I had my daughter, Stacey, when I was very young – just 19 years old. At 13, Stacey was a sweet, dimpled little girl with an old soul. When we were low on groceries, it was Stacey who would tell me we needed to go to the store. She was caring and big-hearted, often visiting elderly residents in a nearby nursing home who had no visitors. The oldest of three, she took care of her younger brother and sister. And, she loved to bake. In fact, she loved it so much, she even skipped school once so she could bake a cake.
It was May 21, 1980 — a Wednesday and just another normal school day. Stacey was in the 8th grade and her typical after-school routine included picking up her sister, Sarah, from the babysitter’s house on her way home. Sarah was eight months old at the time. That day, I arrived home from work at around 5:30 p.m., but was surprised to find that Stacey and Sarah were not there. The next thing I knew, police officers were at the front door telling me something had happened to Stacey and I needed to come with them. They took me to a home next door to where Stacey had been hanging out with some friends in the neighborhood. In front of a crowd of strangers, I was told Stacey had been shot to death.
Startled and confused, I had a million questions swirling around in my head about how this tragedy could have happened, but I was not allowed to ask them. Later that day, the police told me that Stacey was visiting a boy’s home with two other girlfriends. The boy accessed a loaded shotgun that was hanging on the wall. He pointed the gun at the girls to “scare” them, and pulled the trigger.
Stacey died instantly – her body destroyed by the shotgun blast. I never saw Stacey’s sweet, dimpled face again.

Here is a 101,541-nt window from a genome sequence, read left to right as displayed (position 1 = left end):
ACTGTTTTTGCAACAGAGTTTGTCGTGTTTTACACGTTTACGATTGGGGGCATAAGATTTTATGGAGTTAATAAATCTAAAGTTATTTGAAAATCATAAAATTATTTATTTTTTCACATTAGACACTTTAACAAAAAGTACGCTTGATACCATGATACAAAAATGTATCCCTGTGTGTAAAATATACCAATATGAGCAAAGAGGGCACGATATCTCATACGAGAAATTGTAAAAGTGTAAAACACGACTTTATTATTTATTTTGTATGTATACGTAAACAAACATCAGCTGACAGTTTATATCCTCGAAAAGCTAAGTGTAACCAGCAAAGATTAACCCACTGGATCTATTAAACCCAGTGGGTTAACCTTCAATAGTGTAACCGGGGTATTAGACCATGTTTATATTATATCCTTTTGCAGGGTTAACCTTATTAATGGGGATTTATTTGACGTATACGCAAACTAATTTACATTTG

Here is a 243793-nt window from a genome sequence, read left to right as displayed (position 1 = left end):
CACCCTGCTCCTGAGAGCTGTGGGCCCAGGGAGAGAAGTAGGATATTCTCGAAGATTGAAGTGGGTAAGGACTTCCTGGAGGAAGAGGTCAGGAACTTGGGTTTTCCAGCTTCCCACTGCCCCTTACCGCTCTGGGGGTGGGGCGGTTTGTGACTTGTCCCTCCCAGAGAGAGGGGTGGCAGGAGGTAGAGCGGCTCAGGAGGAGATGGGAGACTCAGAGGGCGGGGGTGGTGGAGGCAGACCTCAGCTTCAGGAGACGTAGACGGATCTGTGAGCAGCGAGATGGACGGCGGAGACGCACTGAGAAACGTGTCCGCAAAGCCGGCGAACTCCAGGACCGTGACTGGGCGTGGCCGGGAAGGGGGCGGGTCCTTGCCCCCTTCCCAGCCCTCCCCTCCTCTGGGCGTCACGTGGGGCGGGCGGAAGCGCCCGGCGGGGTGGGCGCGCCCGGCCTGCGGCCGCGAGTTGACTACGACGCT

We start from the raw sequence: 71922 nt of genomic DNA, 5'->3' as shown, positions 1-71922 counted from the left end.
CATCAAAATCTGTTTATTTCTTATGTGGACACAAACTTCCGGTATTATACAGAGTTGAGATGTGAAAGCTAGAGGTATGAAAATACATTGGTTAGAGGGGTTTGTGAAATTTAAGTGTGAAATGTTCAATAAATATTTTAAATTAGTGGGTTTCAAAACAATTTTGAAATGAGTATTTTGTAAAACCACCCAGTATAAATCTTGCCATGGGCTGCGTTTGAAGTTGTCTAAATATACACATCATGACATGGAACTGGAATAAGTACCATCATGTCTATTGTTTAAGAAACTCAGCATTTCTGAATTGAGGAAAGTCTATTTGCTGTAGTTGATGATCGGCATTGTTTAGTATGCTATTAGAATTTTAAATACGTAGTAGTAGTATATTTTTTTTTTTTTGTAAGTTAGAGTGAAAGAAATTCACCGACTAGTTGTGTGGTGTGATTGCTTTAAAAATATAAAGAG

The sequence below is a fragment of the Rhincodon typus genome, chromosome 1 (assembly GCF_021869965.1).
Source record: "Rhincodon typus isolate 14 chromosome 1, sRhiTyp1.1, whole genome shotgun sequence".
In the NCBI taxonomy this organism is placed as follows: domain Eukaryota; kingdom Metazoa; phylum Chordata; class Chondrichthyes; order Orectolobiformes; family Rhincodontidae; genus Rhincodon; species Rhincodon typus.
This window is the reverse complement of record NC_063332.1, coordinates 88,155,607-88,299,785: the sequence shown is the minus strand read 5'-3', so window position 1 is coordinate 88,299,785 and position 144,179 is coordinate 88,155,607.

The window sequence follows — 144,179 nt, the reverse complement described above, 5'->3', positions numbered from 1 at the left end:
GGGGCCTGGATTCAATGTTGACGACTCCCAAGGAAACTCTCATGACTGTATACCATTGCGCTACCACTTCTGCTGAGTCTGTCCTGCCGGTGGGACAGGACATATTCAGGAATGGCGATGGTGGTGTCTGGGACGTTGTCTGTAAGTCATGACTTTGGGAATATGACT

The months that followed were plain torture. I was not allowed to speak to anyone who was there during the shooting. The boy was charged, but he never went to trial – there was only a hearing, which only happened after I pushed for it. The hearing took five minutes and no one said anything to us – no explanation, no apologies. The boy did not serve any time and the shooting was expunged from his record when he turned 21. I never fully blamed the boy. I felt his parents were also responsible because they left a loaded shotgun accessible to children. They were aware of the risks guns posed: their neighbors’ son had shot and paralyzed a woman just months before Stacey was killed.
The lawyers advised us to not file a civil lawsuit. We were told that because Stacey had no income, there was no monetary value to her life.
Stacey died 37 years ago—just after Mother’s Day—and the pain of her dying in such a senseless and preventable way has not subsided. I pressed on because I knew Stacey would have wanted me to take care of her brother and sister and because I wanted to set a good example for my children should they ever face tragedy. But the death of a child changes a person forever. My life has never been— nor will it ever be— the same. It impacts your marriage, your friendships and your sense of security. My son, who was 8-years-old at the time of Stacey’s death, still suffers from anxiety, which I believe is a direct result of the shooting.
Today, our daughter, Sarah, is a passionate advocate for gun safety and educates others about safe and responsible gun storage through Moms Demand Action’s Be SMART program. I am so proud of her and know that she is saving lives.
Our advice to parents who own guns: for the sake of your children and the children who visit your home, please store your guns responsibly – locked, unloaded and separate from ammunition. It could mean the difference between life and death.